THE CYNICS call them “twitchers,” the somewhat derogatory name for the tens of thousands of people in Britain who are regular bird-watchers. It is a phrase used by city-based media pundits in rather the same way as train-spotters are known as “anoraks.”
Whilst I have nothing against train-spotters – I was an avid member of the species as a schoolboy in the long-gone days of steam – I am today rather proud of the fact that British bird-watchers have for a century been at the heart of one of the more important conservation movements in history.
Birds, you see, are important and not just because they are the pretty and sometimes funny creatures which enliven our back gardens with their antics at the bird table or, more likely these days, around increasingly elaborate feeding systems.
This is because a healthy bird population is a key sign of a healthy environment. Even the present Government, whose record on countryside management and support is less than dismal, have recognised this fact; “Bio-diversity” is one of those new jargon words which politicians use and the number of bird species living in any given area is accepted as a “key indicator” – i.e., a good sign – that the local environment is thriving.
The capture and ringing of birds is an integral part of the process of keeping tracks on creatures which can cover huge distances – many thousands of miles in some cases. By knowing where migratory birds go – and even resident British birds can travel hundreds of miles within the UK – allows scientists to judge not just the bird population but also reach conclusions about what is happening to nature in areas they visit.
As I have reported before, bird ringing began in Britain 100 years ago, when scientists at Aberdeen University released a ringed plover which was later found in France. It was not until 1912, however, when a ringed swallow was captured in South Africa that we knew where swallows went in the winter.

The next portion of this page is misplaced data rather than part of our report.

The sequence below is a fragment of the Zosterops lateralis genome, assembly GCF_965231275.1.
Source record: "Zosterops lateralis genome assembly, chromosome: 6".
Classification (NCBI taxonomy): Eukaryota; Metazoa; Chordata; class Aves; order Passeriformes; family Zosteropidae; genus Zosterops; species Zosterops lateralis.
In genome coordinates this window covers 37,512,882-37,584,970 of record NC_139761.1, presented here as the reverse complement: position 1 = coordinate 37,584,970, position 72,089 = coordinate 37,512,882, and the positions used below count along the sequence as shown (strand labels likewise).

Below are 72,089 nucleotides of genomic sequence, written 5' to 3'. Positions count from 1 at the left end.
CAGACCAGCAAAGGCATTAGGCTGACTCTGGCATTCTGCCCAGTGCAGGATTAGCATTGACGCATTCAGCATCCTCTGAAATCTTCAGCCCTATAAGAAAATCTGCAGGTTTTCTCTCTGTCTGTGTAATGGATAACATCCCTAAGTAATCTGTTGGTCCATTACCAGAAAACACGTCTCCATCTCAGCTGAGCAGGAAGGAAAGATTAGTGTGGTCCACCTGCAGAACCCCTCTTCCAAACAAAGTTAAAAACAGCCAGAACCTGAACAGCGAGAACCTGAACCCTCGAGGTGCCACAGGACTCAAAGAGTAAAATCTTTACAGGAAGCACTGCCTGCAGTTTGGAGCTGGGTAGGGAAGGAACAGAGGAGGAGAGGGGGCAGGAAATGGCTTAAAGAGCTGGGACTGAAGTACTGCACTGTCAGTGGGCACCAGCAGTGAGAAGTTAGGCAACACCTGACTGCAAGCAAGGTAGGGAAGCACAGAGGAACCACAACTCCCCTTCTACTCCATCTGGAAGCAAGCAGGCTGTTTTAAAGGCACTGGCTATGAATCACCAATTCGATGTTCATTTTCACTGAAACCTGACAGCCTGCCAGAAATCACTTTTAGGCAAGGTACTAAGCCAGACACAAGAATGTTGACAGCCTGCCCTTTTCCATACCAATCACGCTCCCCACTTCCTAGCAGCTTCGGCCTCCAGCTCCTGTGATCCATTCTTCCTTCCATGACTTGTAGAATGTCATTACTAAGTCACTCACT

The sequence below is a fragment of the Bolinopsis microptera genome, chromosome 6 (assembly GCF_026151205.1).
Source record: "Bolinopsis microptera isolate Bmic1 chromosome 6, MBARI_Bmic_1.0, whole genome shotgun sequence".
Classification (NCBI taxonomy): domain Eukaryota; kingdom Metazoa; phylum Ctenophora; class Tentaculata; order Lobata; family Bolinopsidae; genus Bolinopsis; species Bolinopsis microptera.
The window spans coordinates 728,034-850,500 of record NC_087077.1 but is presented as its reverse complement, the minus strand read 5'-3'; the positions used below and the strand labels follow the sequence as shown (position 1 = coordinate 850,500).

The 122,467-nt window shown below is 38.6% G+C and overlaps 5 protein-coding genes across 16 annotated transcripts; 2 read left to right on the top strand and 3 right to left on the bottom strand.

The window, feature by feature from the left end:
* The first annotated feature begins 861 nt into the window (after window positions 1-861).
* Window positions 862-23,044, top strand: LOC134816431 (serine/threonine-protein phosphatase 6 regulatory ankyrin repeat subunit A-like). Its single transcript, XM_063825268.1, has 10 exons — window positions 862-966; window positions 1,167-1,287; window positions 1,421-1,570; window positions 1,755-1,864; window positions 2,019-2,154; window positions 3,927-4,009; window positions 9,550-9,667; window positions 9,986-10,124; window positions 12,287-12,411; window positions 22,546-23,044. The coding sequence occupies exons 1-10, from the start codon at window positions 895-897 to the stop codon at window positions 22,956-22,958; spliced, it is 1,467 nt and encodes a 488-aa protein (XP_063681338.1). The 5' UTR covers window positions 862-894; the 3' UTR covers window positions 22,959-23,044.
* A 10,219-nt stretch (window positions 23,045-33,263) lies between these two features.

That was a mystery solved that had perplexed mankind for millennia. Some of the theories rank amongst the daftest of all country legends: at one time, folk believed that swallows buried themselves under the mud in rivers or lakes to pass the winter months – as do some frogs and toads. Perhaps someone at sometime dug out a hibernating toad and thought it was a bird!
The Aberdeen experiment was quickly taken up by the British Trust for Ornithology and since then a staggering 36 million birds have been ringed. Every year now, some 80,000 volunteers take part in bird ringing exercises in the UK which has helped the BTO build the world’s most comprehensive avian data base...
The skylark and the cuckoo once provided the soundtrack to an idyllic English summer
Now, the BTO has taken another step forward by announcing that it had joined a world-wide movement to track bird species under threat of extinction by becoming a BirdLife Species Champion, a campaign led by BirdLife International which has supporters in more than 100 countries.
Making the announcement, Dr. Andy Clements, Director of the BTO, commented: “It is incredibly important to monitor threatened birds effectively and ringing plays an important part.
“Fitting birds with numbered metal or coloured rings, renders them identifiable as individuals. Nowadays, modern technology in the form of electronic tracking devices also enhances our knowledge.”
Bird species are going extinct in many parts of the world and the situation is particularly bad in tropical areas. There, rain forest is being cleared over vast areas for logging or by burning off the make room for agriculture to feed the burgeoning Third World population. Loss of habitat is a major factor in these extinctions but climate change is also worrying ornithologists.
Here in the UK, we cannot afford to be complacent. Intensive farming over the past 50 years has posed an enormous threat to farmland birds like plovers or our beloved skylark. This situation has improved with “greener” farming methods in recent years – but I have not heard a cuckoo for several years now.
It is not just farmland birds under threat: there has been a huge and mysterious decline in house sparrow and starlings,the archetypal avian “townies”, a case which the BTO and RSPB are investigating with great concern.
The skylark and the cuckoo once provided the soundtrack to an idyllic English summer. The starling has a wonderful singing voice, a welcome way to start the day in our towns and villages, and the old Cock Sparrow provides hours of amusement with its squabbles and antics at the bird table. These are precious natural assets: the “twitchers” are doing a vital job in protecting them.